Can the U.S. make friends with the friends of its enemy?

By Daniel W. Drezner, Professor of International Politics at the Fletcher School of Law and Diplomacy at Tufts University

The war in Ukraine grinds on with no end in sight and no obvious pathway for a cessation of hostilities. Russia’s bargaining position is a non-starter with Ukraine, and it seems difficult to imagine a resolution in which Russia would be willing to withdraw its troops and acknowledge the preexisting status quo. The higher the casualty count, the harder it will be for either side to walk away from fighting.

The longer the war lasts, the more the United States needs to think about how to make its sanctions regime sustainable. The International Monetary Fund warned on Saturday that the combination of the war and the sanctions would “have a severe impact on the global economy.”

Edward Wong and Michael Crowley of the New York Times reported over the weekend that the U.S. government wants the sanctions to materially weaken Russia, which means the creation of a containment regime. The United States has succeeded in making Russia the most sanctioned country on Earth — for now. But sanctions fatigue will eventually kick in. This is particularly true if the Russia sanctions lead to a sustained spike in energy prices. Americans have indicated that they are willing to pay a higher price in return for punishing Russia, but over time that preference might shift.

It is therefore interesting to see reports suggesting that the Biden administration is trying to repair and rebuild ties with other oil producers. Both the New York Times and The Washington Post report that senior U.S. officials traveled to Venezuela to talk about easing the sanctions against that country, enabling Venezuelan oil to substitute for Russian oil in the global marketplace.

Pivoting to the Middle East. Axios’s Hans Nichols reports that “President Biden’s advisers are discussing a possible visit to Saudi Arabia this spring to help repair relations and convince the Kingdom to pump more oil.” And then there is Iran, where the sanctions against Russia threaten to throw a monkey wrench into a reconstituted nuclear deal. The Wall Street Journal’s Laurence Norman reports “Moscow said it wanted written guarantees that Ukraine-related sanctions won’t prevent it from trading broadly with Tehran under a revived pact.”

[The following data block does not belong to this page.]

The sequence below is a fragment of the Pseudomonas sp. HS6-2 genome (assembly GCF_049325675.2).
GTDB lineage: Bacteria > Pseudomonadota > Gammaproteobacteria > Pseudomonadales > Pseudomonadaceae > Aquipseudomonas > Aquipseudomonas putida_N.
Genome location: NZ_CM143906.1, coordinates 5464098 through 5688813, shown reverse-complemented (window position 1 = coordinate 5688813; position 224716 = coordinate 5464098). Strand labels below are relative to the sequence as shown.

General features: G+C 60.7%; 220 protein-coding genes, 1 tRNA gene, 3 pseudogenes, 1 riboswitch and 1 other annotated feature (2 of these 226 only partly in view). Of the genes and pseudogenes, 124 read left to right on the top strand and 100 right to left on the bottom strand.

Venezuela, Iran, Saudi Arabia … not exactly countries that belong in the Human Rights Hall of Fame. As Nichols notes, “The possibility also shows how Russia’s invasion is scrambling world’s alliances, forcing the U.S. to reorder its priorities — and potentially recalibrating its emphasis on human rights.”

This will not sit well with some. On “Meet the Press,” former U.S. ambassador to the United Nations Nikki Haley blasted the Biden administration for talking to China about Russia, asserting, “You never ask an enemy for help with another enemy.”

This is one of those lines that sounds appealing but is historically uninformed. The United States partnered with Stalin’s Soviet Union to defeat Nazi Germany in the Second World War. During the Cold War, the Nixon administration, to put pressure on the USSR, opened up a dialogue with Mao’s China.

Great power politics requires deciding which threats merit the greatest focus. None of these countries is an angel. That said, their transgressions are not all created equal. When a nuclear-armed state decides to invade a sovereign neighbor without any provocation in proximity to the most important strategic alliance for the United States, that threat has to take top priority. Russia has committed the biggest rupture in international relations. It is worth at least sounding out whether other states are interested in patching up ties with the United States as Russia is reeling (which, at this point, is all the United States is doing).

If this really is a new Cold War, then it is worth remembering that George Kennan, the architect of containment, advocated for exploiting fissures within the communist bloc. Replace “communist” with “autocratic” and the same logic holds.

In the long run, the United States should combat climate change and reduce the leverage of oil producers by generating more clean energy. In the short run, the United States is right to explore options other than Russia to lower world energy prices.

This piece was re-published from The Washington Post.

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